After determining what fish he will pursue, Jimmy then must rely on a combination of resources, first of which is his long-established network of fellow fishermen, and that network, he admits, must be tended to faithfully, both by sharing information and establishing trust with one another. Many of his fellow charter fishermen keep a log of where they’ve caught fish, but not Jimmy. He prefers keeping mental notes. He is a particularly keen observer of the habits and behavior of fish, paying attention to the depths and water temperatures where they are found. Also, he confesses, satellites are invaluable since they read water temperature.

Another practice Jimmy employs after each tuna catch is closely examining the fish’s stomach contents so he knows what its food source is. He also needs to know where to find the best bait since it is important for catching the desired fish. The final step in this quest is probably the most critical: locating the fish. Fish have three specific needs: safety, comfort, and availability of food. Once these are determined, he will find his fish. He concedes, though, that the final word on detecting the location of fish belongs to nature, and he quickly adds that the sighting of whales and shearwaters always indicates an abundance of sea life.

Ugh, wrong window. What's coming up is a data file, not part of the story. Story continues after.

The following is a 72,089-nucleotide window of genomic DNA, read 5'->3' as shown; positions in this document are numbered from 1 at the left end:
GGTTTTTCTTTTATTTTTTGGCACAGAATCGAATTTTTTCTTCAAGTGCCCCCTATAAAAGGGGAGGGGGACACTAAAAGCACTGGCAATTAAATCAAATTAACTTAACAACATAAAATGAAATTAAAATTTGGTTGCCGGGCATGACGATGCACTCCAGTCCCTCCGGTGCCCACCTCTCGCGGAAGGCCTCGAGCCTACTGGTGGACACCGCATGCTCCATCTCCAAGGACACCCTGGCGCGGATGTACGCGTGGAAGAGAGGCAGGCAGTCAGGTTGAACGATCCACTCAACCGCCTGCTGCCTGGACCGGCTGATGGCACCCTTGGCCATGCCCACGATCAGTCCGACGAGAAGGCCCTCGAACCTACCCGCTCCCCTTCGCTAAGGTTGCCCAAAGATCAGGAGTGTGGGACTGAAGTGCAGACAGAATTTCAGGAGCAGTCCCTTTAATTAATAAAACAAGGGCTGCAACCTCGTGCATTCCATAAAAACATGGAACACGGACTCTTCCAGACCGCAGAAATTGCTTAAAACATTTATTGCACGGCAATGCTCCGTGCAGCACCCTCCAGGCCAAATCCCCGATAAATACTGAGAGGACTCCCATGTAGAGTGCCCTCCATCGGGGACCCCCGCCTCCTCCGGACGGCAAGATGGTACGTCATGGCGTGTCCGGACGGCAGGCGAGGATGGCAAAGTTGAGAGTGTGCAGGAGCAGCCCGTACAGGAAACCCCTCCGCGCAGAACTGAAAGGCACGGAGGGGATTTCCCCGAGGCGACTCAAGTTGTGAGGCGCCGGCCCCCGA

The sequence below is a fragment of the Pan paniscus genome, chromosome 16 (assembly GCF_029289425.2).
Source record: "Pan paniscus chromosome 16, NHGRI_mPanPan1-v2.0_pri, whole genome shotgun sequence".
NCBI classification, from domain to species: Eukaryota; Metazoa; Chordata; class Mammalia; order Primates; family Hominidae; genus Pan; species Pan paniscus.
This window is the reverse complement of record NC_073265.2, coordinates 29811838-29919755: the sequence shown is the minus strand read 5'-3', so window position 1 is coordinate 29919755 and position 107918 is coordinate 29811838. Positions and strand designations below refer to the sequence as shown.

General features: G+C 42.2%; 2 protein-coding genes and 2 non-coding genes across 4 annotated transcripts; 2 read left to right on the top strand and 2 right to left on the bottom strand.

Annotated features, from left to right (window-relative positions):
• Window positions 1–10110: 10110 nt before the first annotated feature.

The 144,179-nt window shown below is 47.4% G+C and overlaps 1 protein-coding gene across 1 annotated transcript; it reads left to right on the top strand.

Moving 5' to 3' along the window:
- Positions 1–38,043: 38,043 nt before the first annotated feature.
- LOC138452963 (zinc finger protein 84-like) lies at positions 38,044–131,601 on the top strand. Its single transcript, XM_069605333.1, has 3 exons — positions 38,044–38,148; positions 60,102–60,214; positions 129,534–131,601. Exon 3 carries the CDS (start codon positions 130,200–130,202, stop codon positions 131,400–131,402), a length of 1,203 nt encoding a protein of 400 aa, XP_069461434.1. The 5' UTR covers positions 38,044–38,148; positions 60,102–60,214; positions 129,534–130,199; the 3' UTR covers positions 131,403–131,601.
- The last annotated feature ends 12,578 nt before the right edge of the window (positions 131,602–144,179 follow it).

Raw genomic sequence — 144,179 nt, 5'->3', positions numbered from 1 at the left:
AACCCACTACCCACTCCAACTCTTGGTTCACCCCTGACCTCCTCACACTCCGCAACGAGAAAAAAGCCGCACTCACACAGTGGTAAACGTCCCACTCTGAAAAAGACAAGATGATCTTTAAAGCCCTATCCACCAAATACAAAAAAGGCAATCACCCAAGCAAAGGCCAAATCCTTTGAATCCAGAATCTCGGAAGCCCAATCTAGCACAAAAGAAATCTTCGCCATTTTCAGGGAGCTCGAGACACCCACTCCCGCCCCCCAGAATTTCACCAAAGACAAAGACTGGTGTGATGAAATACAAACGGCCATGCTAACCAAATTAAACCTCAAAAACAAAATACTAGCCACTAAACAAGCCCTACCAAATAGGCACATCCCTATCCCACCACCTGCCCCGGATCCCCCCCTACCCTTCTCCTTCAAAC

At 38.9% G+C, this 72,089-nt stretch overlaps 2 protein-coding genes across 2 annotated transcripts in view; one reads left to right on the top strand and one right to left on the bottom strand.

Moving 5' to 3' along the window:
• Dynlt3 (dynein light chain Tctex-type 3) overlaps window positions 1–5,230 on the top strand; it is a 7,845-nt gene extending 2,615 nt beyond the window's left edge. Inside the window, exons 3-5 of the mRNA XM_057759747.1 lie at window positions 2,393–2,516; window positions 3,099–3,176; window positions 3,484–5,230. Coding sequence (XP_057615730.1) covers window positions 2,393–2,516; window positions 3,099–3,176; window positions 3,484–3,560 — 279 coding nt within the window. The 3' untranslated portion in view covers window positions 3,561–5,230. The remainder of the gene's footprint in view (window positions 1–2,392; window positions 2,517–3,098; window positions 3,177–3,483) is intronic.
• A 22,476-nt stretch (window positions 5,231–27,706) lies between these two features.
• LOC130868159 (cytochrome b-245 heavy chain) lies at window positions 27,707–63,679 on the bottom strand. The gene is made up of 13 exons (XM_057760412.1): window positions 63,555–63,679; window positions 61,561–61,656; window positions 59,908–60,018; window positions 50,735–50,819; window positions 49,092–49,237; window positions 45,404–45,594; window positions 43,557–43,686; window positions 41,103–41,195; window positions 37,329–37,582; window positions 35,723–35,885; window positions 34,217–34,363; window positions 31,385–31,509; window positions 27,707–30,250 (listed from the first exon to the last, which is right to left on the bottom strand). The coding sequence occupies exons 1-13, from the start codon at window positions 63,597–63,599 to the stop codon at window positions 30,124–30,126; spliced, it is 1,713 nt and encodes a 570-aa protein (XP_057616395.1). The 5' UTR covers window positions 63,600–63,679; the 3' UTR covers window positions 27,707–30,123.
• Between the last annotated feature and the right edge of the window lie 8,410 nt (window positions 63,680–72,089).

Of course it was inevitable that I would ask Jimmy about the show, Wicked Tuna, and why he wasn’t on it. He good-naturedly responded by saying that he indeed had been asked to be on the show. He turned down the offer, reasoning it was only a temporary commitment, providing the proverbial fifteen minutes of fame, and the money involved was substantially less than what he receives doing charter work. Also, since 90% of his clients are repeat business, he didn’t wish to disappoint them by not being available. So while television fame may have eluded him, Jimmy is the person the Wicked Tuna fishermen consult with on a daily basis for their fishing information.

Jimmy’s charter business is unusual in that he trailers his boat, a new 34-foot SeaVee, to wherever the fish are congregating. Having that flexibility is a decided advantage in this business and his clients are appreciative, judging by their high rate of return. Jimmy notes that the water is warmer each year, making August the month in which he must travel farthest afield for fish. In June, fish are nearer the surface, but as the water warms, they go deeper. Their bodies can thermoregulate, allowing them to remain as deep as necessary. He noted that for most of the year, however, all of the fish he could possibly want to catch are here in Cape Cod’s bountiful water.